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Inventory Management

Inventory Management

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Inventory Management

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  1. Inventory Management Chapter 13

  2. Learning Objectives • You should be able to: • Define the term inventory, list the major reasons for holding inventories, and list the main requirements for effective inventory management • Explain periodic and perpetual review systems • Explain the objectives of inventory management • Describe the A-B-C approach and explain how it is useful • Describe the basic EOQ model and its assumptions and solve typical problems • Describe the economic production quantity model and solve typical problems • Describe the quantity discount model • Describe reorder point models • Describe situations in which the single-period model would be appropriate, and solve typical problems Instructor Slides

  3. Inventory • Inventory • A stock or store of goods • Independent demand items • Items that are ready to be sold or used • A “typical” firm (on “typical” times) has roughly 30% of its current assets and as much as 90% of its working capital invested in inventory 13-3

  4. Types of Inventory • Raw materials and purchased parts • Work-in-process (WIP) = partially completed goods • Finished goods inventories (manufacturing) or merchandise (retail) • Maintenance and repairs (MRO) inventory • Goods-in-transit to warehouses or customers (pipeline inventory) 13-4

  5. Inventory • Inventories are a vital part of business: • necessary for operations • contribute to customer satisfaction • But • Costly • May have limited shelf-life • Carrier may have limited space 13-5

  6. Functions of Inventory • To meet anticipated demand • “anticipation stock” • To smooth production requirements • seasonal demand • To permit operations • Work-In-Process • To decouple operations • buffer between successive operations in case of a breakdown • To protect against stock-outs • Delayed deliveries or increase in demand • To take advantage of order cycles • minimize purchasing and holding costs or economies of producing in large quantities • To help hedge against price increases • To take advantage of quantity discounts

  7. Inventory Costs • Purchase cost • The amount paid to buy the inventory • Holding (carrying) costs • Cost to carry an item in inventory for a length of time, usually a year (rent, equipment, materials, labor, insurance, security, interest and other direct expenses). • Ordering costs • Costs of ordering and receiving inventory • Setup costs (Analogous to ordering costs) • The costs involved in preparing equipment for a job • Shortage costs • Costs resulting when demand exceeds the supply of inventory; often unrealized profit per unit • Lead time • Time interval between ordering and receiving the order 13-7

  8. Objectives of Inventory Control • The overall objective of inventory management is to achieve: • Satisfactory levels of customer service • Having the right goods available in the right quantity in the right place at the right time • Focus on size and timing • While keeping inventory costs (ordering and carrying) within reasonable bounds (minimize) 13-8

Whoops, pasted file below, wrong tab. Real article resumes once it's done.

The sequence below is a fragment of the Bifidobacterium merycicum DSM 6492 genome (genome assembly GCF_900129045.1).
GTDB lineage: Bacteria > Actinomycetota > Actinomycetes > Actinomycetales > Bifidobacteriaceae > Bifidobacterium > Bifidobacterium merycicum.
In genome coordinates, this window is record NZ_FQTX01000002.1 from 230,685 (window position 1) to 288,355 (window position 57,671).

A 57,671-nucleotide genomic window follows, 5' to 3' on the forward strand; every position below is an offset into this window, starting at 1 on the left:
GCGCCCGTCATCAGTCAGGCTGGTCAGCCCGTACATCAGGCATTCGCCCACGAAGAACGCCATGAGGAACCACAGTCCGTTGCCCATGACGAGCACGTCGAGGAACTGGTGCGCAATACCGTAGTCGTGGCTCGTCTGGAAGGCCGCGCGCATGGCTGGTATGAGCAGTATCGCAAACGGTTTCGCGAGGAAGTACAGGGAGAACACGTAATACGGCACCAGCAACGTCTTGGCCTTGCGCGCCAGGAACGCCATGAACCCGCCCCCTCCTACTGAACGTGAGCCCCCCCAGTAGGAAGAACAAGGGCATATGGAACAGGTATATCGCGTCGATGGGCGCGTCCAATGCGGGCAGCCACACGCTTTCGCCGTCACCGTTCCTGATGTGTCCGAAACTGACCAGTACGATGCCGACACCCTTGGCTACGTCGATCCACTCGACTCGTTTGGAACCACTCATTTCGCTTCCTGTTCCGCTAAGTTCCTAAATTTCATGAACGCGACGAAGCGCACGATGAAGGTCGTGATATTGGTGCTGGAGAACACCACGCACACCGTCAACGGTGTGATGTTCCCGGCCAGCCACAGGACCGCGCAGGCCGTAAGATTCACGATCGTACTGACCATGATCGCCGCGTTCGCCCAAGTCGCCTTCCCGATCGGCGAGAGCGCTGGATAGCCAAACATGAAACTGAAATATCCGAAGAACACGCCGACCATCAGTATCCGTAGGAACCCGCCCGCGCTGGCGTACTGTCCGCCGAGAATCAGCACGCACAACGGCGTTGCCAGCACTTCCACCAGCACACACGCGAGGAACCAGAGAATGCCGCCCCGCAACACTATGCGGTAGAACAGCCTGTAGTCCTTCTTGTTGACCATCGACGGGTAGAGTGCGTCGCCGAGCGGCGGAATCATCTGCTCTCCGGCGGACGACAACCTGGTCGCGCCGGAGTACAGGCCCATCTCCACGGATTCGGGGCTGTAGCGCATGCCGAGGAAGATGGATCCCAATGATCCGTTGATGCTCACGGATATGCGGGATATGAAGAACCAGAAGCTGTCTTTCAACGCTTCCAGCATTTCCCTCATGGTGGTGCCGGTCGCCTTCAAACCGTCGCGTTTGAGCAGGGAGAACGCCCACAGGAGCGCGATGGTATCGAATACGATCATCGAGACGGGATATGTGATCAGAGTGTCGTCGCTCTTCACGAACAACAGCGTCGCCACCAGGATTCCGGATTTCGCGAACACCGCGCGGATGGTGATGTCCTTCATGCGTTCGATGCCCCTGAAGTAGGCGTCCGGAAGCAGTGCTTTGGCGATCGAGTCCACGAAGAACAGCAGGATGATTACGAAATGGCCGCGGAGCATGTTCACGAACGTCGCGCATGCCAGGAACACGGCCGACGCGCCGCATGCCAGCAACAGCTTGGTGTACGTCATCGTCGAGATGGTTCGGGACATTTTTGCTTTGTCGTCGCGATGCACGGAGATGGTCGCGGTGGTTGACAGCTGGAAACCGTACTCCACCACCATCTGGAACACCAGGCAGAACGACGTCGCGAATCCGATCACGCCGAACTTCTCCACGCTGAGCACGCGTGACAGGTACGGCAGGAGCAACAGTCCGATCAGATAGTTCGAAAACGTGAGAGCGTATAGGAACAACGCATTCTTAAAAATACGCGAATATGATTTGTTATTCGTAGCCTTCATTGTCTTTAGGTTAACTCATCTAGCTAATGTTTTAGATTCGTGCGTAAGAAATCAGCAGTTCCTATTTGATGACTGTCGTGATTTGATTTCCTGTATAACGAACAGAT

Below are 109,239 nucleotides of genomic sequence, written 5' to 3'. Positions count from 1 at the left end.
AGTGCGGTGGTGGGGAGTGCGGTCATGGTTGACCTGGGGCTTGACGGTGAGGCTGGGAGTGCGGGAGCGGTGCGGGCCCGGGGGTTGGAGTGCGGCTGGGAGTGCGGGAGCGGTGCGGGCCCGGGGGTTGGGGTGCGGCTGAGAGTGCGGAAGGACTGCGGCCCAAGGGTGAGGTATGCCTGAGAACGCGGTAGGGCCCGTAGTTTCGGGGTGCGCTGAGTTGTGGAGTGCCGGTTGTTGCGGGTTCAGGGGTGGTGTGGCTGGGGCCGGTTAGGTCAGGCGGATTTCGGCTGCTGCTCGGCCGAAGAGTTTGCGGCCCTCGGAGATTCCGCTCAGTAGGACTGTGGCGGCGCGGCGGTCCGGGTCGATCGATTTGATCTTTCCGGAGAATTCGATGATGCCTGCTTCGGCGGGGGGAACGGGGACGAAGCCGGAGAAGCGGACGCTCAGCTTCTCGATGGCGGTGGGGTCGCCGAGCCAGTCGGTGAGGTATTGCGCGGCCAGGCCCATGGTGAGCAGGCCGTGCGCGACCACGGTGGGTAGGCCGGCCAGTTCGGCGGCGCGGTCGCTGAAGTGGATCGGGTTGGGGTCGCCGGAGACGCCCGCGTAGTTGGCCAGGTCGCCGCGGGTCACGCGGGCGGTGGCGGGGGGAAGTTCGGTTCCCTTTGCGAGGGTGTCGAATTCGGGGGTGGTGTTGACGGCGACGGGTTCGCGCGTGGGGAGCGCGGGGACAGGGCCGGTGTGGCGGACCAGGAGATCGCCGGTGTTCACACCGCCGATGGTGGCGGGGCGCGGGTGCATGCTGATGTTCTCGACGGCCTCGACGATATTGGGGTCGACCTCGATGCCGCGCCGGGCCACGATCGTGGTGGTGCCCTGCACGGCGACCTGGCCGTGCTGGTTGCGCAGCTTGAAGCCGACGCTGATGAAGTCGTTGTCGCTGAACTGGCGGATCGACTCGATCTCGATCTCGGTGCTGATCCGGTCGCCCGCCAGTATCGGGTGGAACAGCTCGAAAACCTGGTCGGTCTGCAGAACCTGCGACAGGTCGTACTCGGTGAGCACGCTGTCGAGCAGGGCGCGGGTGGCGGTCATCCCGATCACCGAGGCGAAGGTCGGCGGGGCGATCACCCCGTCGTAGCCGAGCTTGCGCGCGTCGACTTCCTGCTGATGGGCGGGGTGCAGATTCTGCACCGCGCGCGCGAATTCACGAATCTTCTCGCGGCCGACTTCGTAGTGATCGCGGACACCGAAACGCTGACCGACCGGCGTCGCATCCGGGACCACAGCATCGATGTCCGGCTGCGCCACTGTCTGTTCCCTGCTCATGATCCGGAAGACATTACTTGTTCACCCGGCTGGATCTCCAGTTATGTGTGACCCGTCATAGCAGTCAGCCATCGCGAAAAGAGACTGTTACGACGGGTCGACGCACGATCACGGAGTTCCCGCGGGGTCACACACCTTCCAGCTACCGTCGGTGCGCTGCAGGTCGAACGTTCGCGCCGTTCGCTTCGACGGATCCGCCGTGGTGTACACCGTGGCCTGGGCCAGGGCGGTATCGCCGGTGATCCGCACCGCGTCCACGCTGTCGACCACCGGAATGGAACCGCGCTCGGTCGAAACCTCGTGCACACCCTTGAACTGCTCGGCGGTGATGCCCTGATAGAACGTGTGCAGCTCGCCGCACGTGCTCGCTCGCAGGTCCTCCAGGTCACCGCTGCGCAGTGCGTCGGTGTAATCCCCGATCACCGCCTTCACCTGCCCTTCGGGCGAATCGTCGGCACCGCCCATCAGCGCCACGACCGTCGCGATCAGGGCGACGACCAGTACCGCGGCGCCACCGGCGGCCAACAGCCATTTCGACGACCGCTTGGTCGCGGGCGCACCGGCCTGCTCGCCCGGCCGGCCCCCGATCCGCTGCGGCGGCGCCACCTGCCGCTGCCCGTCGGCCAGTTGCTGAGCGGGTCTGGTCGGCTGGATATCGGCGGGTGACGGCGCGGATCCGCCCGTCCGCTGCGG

9. Objectives of Inventory Control • Measures of performance: • Customer satisfaction • Number and quantity of backorders • Customer complaints • Inventory turnover = (average) cost of goods sold (average) inventory investment during a period 13-9

  10. Inventory Management • Management has two basic functions concerning inventory: • Establish a system for tracking items in inventory • Make decisions about • When to order • How much to order 13-10

  11. ABC Classification System • A-B-C approach • Classifying inventory according to some measure of importance, and allocating control efforts accordingly • A items (very important) • 10 to 20 percent of the number of items in inventory • about 60 to 70 percent of the annual dollar value • B items (moderately important) • C items (least important) • 50 to 60 percent of the number of items in inventory but • only about 10 to 15 percent of the annual dollar value 13-11

  12. ABC Classification System • How to classify? • For each item, multiply annual volume by unit price to get the annual dollar value. • Arrange annual values in descending order. • A items: the few with the highest annual dollar value C items: the most with the lowest dollar value. B items: those in between 13-12

  13. Inventory Counting Systems • Periodic System (e.g. small retailer) • Physical count of items in inventory made at periodic intervals • Many items ordered at the same time. Savings in processing and shipping of orders. vs. • Lack of control between reviews. Having to keep extra stock to protects against shortages. • Perpetual Inventory System (e.g. bank transactions) • System that keeps track of removals from inventory continuously, thus monitoring current levels of each item • An order is placed when inventory drops to a predetermined minimum level (can optimize Q) Vs. • Added cost of record keeping. Usually has to be accompanied by a periodic physical count. • Note: RFID technology is used by inventory counting systems 13-13

  14. Inventory Ordering Models • Economic Order Quantity models: • identify the optimal order quantity • by minimizing total annual costs that vary with order size and frequency • The basic Economic Order Quantity model (EOQ) • The Economic Production Quantity model (EPQ) • The Quantity Discount model* • Other Models • Reorder Point Ordering* (uncertainty, when to order) • Fixed-Order-Interval Model* • Single Period model (perishable items) 13-14

  15. Basic Economic Order Quantity Model • The basic EOQ model: • used to find a fixed order quantity that will minimize total annual inventory costs • Purchase price is not included (cost is unaffected by it) • Assumptions: • Only one product is involved • Annual demand requirements are known • Demand is even throughout the year • Lead time does not vary • Each order is received in a single delivery • There are no quantity discounts 13-15